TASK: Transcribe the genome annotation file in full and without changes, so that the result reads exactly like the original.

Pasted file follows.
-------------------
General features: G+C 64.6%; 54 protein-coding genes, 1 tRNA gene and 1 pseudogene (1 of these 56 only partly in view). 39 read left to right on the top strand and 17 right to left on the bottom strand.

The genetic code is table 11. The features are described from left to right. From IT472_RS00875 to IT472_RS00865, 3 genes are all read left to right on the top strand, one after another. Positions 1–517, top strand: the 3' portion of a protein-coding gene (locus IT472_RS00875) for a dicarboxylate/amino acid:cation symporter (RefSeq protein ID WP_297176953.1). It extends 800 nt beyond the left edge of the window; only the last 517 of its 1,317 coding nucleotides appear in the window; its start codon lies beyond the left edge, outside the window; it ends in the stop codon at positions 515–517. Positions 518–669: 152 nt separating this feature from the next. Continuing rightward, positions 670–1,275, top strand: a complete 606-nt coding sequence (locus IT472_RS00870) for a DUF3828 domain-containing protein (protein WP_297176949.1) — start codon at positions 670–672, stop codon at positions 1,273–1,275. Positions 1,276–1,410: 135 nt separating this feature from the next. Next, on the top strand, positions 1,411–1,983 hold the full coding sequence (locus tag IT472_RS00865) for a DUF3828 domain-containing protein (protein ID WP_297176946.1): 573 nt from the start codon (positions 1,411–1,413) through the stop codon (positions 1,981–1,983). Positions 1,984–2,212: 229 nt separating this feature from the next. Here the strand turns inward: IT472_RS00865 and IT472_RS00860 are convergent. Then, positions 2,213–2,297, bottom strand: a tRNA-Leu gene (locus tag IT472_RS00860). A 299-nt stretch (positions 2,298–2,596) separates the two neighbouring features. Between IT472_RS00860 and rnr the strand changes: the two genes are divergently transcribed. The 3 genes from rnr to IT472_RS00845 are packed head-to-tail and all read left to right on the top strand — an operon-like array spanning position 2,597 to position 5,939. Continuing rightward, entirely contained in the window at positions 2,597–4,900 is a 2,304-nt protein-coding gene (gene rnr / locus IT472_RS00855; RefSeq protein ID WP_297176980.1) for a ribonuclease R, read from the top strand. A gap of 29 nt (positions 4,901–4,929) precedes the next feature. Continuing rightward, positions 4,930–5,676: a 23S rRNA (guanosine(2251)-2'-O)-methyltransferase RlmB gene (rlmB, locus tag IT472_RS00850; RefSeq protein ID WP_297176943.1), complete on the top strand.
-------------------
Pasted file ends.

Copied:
General features: G+C 64.6%; 54 protein-coding genes, 1 tRNA gene and 1 pseudogene (1 of these 56 only partly in view). 39 read left to right on the top strand and 17 right to left on the bottom strand.

The genetic code is table 11. The features are described from left to right. From IT472_RS00875 to IT472_RS00865, 3 genes are all read left to right on the top strand, one after another. Positions 1–517, top strand: the 3' portion of a protein-coding gene (locus IT472_RS00875) for a dicarboxylate/amino acid:cation symporter (RefSeq protein ID WP_297176953.1). It extends 800 nt beyond the left edge of the window; only the last 517 of its 1,317 coding nucleotides appear in the window; its start codon lies beyond the left edge, outside the window; it ends in the stop codon at positions 515–517. Positions 518–669: 152 nt separating this feature from the next. Continuing rightward, positions 670–1,275, top strand: a complete 606-nt coding sequence (locus IT472_RS00870) for a DUF3828 domain-containing protein (protein WP_297176949.1) — start codon at positions 670–672, stop codon at positions 1,273–1,275. Positions 1,276–1,410: 135 nt separating this feature from the next. Next, on the top strand, positions 1,411–1,983 hold the full coding sequence (locus tag IT472_RS00865) for a DUF3828 domain-containing protein (protein ID WP_297176946.1): 573 nt from the start codon (positions 1,411–1,413) through the stop codon (positions 1,981–1,983). Positions 1,984–2,212: 229 nt separating this feature from the next. Here the strand turns inward: IT472_RS00865 and IT472_RS00860 are convergent. Then, positions 2,213–2,297, bottom strand: a tRNA-Leu gene (locus tag IT472_RS00860). A 299-nt stretch (positions 2,298–2,596) separates the two neighbouring features. Between IT472_RS00860 and rnr the strand changes: the two genes are divergently transcribed. The 3 genes from rnr to IT472_RS00845 are packed head-to-tail and all read left to right on the top strand — an operon-like array spanning position 2,597 to position 5,939. Continuing rightward, entirely contained in the window at positions 2,597–4,900 is a 2,304-nt protein-coding gene (gene rnr / locus IT472_RS00855; RefSeq protein ID WP_297176980.1) for a ribonuclease R, read from the top strand. A gap of 29 nt (positions 4,901–4,929) precedes the next feature. Continuing rightward, positions 4,930–5,676: a 23S rRNA (guanosine(2251)-2'-O)-methyltransferase RlmB gene (rlmB, locus tag IT472_RS00850; RefSeq protein ID WP_297176943.1), complete on the top strand.